International oil prices surged on Friday as fears that looming cold fronts could expose energy shortages hit jittery markets.
New York crude rose US$2.22 a barrel to US$48.44 after reports that a key Venezuelan refinery had been brought to a standstill by a power cut.
Venezuela is a major supplier to the US and despite recent falls in crude prices, cold fronts approaching North America and Europe have highlighted underlying nerves about getting through winter.
The price of light sweet crude closed at more than US$48 for the first time since Nov. 10 on the New York Mercantile Exchange.
In London, Brent North Sea crude for delivery in January rose US$2.17 to US$44.89 in late trading.
John Kilduff, an analyst for the Fimat trading company, said that problems at the La Isla refinery in Venezuela had been "the catalyst" for the new market turbulence. La Isla, which handles about 195,000 barrels of oil per day, is expected to be closed for three or four days.
The closure "highlights the vulnerable situation we're in," Kilduff said.
Refineries are returning to average supply levels following disruptions caused by hurricanes in the Gulf of Mexico in August and September. But they are struggling to provide enough heating fuel for winter months.
While US natural gas reserves are at a record level, heating fuel stocks are 16 percent below the levels of last year, experts say. With temperatures expected to start falling today, demand is going to increase, Kilduff predicted.
Jim Still, an analyst for Refco, said high prices for heating fuel in Europe, another key source for the US market, was also a concern. But while Kilduff expressed concerns that prices could hit new highs, Still said world supplies appeared adequate and that he felt markets had over-reacted.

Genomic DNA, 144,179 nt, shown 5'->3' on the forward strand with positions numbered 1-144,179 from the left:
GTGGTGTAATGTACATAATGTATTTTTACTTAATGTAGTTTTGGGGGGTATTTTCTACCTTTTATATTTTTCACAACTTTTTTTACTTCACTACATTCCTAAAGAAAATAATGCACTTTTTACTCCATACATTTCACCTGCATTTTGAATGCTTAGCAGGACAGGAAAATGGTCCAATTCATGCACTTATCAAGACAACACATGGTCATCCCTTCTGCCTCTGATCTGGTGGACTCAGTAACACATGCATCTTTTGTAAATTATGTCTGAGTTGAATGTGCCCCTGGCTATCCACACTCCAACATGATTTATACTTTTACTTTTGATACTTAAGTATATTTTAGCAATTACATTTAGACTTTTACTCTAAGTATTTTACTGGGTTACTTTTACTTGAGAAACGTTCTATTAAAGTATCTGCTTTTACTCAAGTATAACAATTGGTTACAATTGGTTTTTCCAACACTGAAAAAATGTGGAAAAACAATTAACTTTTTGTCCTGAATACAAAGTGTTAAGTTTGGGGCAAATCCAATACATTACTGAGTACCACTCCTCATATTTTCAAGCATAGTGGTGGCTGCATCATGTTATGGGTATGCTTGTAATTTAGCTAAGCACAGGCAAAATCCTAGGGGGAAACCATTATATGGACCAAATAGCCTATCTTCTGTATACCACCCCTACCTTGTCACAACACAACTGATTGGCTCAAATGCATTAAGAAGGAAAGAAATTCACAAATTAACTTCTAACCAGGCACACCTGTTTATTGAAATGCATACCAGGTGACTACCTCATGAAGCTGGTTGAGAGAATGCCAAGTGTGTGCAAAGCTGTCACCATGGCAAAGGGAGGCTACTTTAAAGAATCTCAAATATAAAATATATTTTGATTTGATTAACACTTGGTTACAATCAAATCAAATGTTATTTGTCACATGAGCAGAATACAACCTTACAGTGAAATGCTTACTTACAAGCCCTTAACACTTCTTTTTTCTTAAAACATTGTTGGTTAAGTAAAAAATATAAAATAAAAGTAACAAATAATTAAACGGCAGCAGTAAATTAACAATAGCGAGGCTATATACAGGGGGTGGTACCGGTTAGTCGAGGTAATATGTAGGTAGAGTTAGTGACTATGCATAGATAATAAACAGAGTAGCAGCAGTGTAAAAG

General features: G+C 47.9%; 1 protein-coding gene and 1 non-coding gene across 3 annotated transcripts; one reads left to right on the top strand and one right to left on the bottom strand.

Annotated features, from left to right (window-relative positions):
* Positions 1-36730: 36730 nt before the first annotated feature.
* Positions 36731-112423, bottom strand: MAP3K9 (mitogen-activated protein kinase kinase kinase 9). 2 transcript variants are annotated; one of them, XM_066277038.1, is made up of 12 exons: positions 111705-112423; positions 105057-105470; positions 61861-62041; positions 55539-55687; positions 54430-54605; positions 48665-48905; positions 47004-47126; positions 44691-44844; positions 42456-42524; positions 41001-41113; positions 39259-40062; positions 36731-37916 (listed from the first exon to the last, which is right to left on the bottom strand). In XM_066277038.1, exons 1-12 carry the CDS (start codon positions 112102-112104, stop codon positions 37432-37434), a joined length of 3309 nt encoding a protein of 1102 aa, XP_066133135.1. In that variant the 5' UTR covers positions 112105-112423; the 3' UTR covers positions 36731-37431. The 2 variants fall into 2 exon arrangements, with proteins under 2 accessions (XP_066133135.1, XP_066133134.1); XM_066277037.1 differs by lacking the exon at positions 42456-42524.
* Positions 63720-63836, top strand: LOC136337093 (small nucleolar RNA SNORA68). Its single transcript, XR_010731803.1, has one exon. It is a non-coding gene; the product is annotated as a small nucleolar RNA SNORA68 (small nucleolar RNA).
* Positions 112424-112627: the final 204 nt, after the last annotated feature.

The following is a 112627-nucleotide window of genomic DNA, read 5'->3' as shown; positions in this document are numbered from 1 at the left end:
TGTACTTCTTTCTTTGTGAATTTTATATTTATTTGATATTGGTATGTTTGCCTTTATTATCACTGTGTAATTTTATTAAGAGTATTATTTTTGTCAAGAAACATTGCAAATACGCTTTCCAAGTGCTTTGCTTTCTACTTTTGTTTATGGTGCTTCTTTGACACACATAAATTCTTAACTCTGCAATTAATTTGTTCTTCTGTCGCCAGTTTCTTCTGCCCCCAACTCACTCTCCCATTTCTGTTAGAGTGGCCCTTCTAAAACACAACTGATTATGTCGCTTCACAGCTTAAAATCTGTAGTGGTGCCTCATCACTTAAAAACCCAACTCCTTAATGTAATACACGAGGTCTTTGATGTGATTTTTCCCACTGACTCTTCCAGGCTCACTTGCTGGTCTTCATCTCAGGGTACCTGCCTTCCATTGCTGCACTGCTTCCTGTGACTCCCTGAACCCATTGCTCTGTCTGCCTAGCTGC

Oil prices hit a record US$55.67 a barrel on Oct. 25 but have since steadily fallen.
Similar fears about supplies have been expressed in Europe, however. Bache Financial broker Christopher Bellew said: "Prices are rallying on the low heating oil stocks in the US and cold weather."
Barclays Capital analyst Kevin Norrish said recent developments on the heating oil market might be signalling a turning point back up again for crude oil prices.
"Another factor that the market needs to be wary of is the possibility that OPEC is becoming inclined to begin ratcheting back its output levels," he wrote in a note to clients. OPEC ministers are due to meet in Cairo on Dec. 10.
In its monthly report published on Thursday, the Organization of Petroleum Exporting Countries trimmed its forecast for global oil demand growth this and next year due to expectations for lower economic momentum.
OPEC estimated global demand growth of 2.5 million barrels per day this year, cutting its forecast by 120,000 barrels per day.